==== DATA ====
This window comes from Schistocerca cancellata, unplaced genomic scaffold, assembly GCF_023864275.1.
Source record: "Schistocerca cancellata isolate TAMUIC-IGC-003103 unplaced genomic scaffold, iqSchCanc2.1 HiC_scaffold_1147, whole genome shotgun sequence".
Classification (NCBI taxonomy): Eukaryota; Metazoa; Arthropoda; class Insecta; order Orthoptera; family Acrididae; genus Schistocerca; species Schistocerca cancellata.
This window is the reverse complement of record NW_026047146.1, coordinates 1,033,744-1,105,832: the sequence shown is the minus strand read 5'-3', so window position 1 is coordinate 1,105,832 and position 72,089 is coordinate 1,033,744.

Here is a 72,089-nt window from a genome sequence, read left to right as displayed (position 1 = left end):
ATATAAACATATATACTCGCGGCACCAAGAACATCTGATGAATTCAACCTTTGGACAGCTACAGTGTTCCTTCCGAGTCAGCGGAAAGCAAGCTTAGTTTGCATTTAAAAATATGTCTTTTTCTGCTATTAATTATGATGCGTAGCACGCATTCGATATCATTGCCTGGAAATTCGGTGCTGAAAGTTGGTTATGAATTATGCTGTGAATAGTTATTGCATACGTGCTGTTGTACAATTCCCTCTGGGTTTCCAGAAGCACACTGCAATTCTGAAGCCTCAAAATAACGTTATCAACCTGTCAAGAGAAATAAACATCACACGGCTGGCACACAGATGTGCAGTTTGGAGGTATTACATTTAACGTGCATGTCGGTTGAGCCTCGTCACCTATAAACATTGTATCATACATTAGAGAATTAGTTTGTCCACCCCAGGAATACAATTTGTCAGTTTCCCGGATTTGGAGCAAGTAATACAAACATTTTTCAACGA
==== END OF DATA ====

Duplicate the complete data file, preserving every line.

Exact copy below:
This window comes from Schistocerca cancellata, unplaced genomic scaffold, assembly GCF_023864275.1.
Source record: "Schistocerca cancellata isolate TAMUIC-IGC-003103 unplaced genomic scaffold, iqSchCanc2.1 HiC_scaffold_1147, whole genome shotgun sequence".
Classification (NCBI taxonomy): Eukaryota; Metazoa; Arthropoda; class Insecta; order Orthoptera; family Acrididae; genus Schistocerca; species Schistocerca cancellata.
This window is the reverse complement of record NW_026047146.1, coordinates 1,033,744-1,105,832: the sequence shown is the minus strand read 5'-3', so window position 1 is coordinate 1,105,832 and position 72,089 is coordinate 1,033,744.

Here is a 72,089-nt window from a genome sequence, read left to right as displayed (position 1 = left end):
ATATAAACATATATACTCGCGGCACCAAGAACATCTGATGAATTCAACCTTTGGACAGCTACAGTGTTCCTTCCGAGTCAGCGGAAAGCAAGCTTAGTTTGCATTTAAAAATATGTCTTTTTCTGCTATTAATTATGATGCGTAGCACGCATTCGATATCATTGCCTGGAAATTCGGTGCTGAAAGTTGGTTATGAATTATGCTGTGAATAGTTATTGCATACGTGCTGTTGTACAATTCCCTCTGGGTTTCCAGAAGCACACTGCAATTCTGAAGCCTCAAAATAACGTTATCAACCTGTCAAGAGAAATAAACATCACACGGCTGGCACACAGATGTGCAGTTTGGAGGTATTACATTTAACGTGCATGTCGGTTGAGCCTCGTCACCTATAAACATTGTATCATACATTAGAGAATTAGTTTGTCCACCCCAGGAATACAATTTGTCAGTTTCCCGGATTTGGAGCAAGTAATACAAACATTTTTCAACGA